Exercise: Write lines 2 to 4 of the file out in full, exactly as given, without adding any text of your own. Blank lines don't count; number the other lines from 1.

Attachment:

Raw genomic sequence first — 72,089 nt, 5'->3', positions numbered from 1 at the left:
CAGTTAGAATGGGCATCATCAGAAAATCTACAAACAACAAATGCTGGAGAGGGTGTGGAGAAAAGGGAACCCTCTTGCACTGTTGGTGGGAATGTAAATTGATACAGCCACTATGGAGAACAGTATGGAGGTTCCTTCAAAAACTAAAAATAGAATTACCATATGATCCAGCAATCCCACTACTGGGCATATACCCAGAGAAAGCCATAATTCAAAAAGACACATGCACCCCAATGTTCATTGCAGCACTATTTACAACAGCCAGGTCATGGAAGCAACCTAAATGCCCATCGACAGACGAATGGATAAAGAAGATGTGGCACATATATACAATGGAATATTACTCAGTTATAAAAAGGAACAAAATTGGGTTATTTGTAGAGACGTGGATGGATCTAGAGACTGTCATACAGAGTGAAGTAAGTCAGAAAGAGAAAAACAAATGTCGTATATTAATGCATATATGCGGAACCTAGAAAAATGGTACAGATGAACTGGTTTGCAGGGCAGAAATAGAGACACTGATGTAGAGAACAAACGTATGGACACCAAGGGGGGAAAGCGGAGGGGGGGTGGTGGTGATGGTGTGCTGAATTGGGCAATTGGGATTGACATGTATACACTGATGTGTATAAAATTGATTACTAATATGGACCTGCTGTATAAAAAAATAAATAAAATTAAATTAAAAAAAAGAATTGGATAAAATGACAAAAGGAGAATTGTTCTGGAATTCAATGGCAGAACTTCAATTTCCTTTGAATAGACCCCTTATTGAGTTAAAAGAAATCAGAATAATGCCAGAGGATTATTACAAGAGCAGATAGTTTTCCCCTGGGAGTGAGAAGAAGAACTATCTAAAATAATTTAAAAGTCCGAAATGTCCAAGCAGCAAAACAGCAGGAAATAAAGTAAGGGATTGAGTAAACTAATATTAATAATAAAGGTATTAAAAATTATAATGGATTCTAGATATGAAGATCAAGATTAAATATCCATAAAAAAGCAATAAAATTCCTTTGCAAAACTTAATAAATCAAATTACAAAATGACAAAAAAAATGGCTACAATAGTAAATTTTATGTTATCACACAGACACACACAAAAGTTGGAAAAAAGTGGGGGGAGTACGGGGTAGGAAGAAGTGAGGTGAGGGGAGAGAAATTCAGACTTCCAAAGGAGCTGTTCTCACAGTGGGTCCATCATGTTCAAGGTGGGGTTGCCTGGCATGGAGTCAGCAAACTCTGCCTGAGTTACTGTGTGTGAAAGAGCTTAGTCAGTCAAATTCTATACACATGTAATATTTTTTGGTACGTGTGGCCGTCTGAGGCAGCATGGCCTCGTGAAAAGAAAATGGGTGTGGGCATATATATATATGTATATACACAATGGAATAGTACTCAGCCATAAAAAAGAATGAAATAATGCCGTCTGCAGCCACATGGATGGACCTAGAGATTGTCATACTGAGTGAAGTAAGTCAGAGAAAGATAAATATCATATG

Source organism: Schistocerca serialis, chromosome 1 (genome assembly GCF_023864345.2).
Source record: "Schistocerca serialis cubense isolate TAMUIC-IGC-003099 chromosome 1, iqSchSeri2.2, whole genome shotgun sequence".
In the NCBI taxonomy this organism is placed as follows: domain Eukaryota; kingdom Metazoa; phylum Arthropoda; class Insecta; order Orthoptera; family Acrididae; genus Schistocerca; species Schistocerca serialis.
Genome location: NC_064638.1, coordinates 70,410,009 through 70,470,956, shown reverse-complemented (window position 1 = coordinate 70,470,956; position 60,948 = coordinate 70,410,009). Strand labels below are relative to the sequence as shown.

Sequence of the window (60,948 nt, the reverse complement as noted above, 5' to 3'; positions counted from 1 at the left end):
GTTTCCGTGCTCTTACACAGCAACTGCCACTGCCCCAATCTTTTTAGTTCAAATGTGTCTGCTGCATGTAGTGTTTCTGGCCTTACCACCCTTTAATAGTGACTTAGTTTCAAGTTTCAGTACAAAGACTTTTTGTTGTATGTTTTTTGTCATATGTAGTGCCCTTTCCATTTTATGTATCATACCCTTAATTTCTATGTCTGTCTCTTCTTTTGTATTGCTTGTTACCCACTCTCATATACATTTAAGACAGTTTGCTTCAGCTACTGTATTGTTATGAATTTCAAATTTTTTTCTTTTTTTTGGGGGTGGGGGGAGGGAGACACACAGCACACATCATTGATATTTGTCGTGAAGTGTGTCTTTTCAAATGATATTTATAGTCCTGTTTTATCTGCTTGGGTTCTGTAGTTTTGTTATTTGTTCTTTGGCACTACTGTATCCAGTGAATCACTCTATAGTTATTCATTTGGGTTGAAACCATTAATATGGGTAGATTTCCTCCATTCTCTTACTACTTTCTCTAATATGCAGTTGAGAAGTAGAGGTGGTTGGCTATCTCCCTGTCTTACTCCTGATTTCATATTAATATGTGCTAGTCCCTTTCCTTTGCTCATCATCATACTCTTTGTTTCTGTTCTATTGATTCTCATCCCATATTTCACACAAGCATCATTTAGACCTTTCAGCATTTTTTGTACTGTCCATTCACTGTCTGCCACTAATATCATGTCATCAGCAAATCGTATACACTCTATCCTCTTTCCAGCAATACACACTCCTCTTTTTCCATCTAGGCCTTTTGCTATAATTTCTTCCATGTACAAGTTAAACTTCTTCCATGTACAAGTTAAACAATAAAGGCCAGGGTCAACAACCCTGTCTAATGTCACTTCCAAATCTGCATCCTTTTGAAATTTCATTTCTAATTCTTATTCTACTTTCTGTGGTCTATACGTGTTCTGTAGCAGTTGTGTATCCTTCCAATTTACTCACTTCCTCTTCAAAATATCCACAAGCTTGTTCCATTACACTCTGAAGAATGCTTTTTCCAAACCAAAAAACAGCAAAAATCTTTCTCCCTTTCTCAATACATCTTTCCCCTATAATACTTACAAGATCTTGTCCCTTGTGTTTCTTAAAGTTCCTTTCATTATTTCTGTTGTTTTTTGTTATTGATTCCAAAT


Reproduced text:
CAGTTAGAATGGGCATCATCAGAAAATCTACAAACAACAAATGCTGGAGAGGGTGTGGAGAAAAGGGAACCCTCTTGCACTGTTGGTGGGAATGTAAATTGATACAGCCACTATGGAGAACAGTATGGAGGTTCCTTCAAAAACTAAAAATAGAATTACCATATGATCCAGCAATCCCACTACTGGGCATATACCCAGAGAAAGCCATAATTCAAAAAGACACATGCACCCCAATGTTCATTGCAGCACTATTTACAACAGCCAGGTCATGGAAGCAACCTAAATGCCCATCGACAGACGAATGGATAAAGAAGATGTGGCACATATATACAATGGAATATTACTCAGTTATAAAAAGGAACAAAATTGGGTTATTTGTAGAGACGTGGATGGATCTAGAGACTGTCATACAGAGTGAAGTAAGTCAGAAAGAGAAAAACAAATGTCGTATATTAATGCATATATGCGGAACCTAGAAAAATGGTACAGATGAACTGGTTTGCAGGGCAGAAATAGAGACACTGATGTAGAGAACAAACGTATGGACACCAAGGGGGGAAAGCGGAGGGGGGGTGGTGGTGATGGTGTGCTGAATTGGGCAATTGGGATTGACATGTATACACTGATGTGTATAAAATTGATTACTAATATGGACCTGCTGTATAAAAAAATAAATAAAATTAAATTAAAAAAAAGAATTGGATAAAATGACAAAAGGAGAATTGTTCTGGAATTCAATGGCAGAACTTCAATTTCCTTTGAATAGACCCCTTATTGAGTTAAAAGAAATCAGAATAATGCCAGAGGATTATTACAAGAGCAGATAGTTTTCCCCTGGGAGTGAGAAGAAGAACTATCTAAAATAATTTAAAAGTCCGAAATGTCCAAGCAGCAAAACAGCAGGAAATAAAGTAAGGGATTGAGTAAACTAATATTAATAATAAAGGTATTAAAAATTATAATGGATTCTAGATATGAAGATCAAGATTAAATATCCATAAAAAAGCAATAAAATTCCTTTGCAAAACTTAATAAATCAAATTACAAAATGACAAAAAAAATGGCTACAATAGTAAATTTTATGTTATCACACAGACACACACAAAAGTTGGAAAAAAGTGGGGGGAGTACGGGGTAGGAAGAAGTGAGGTGAGGGGAGAGAAATTCAGACTTCCAAAGGAGCTGTTCTCACAGTGGGTCCATCATGTTCAAGGTGGGGTTGCCTGGCATGGAGTCAGCAAACTCTGCCTGAGTTACTGTGTGTGAAAGAGCTTAGTCAGTCAAATTCTATACACATGTAATATTTTTTGGTACGTGTGGCCGTCTGAGGCAGCATGGCCTCGTGAAAAGAAAATGGGTGTGGGCATATATATATATGTATATACACAATGGAATAGTACTCAGCCATAAAAAAGAATGAAATAATGCCGTCTGCAGCCACATGGATGGACCTAGAGATTGTCATACTGAGTGAAGTAAGTCAGAGAAAGATAAATATCATATG

Source organism: Schistocerca serialis, chromosome 1 (genome assembly GCF_023864345.2).
Source record: "Schistocerca serialis cubense isolate TAMUIC-IGC-003099 chromosome 1, iqSchSeri2.2, whole genome shotgun sequence".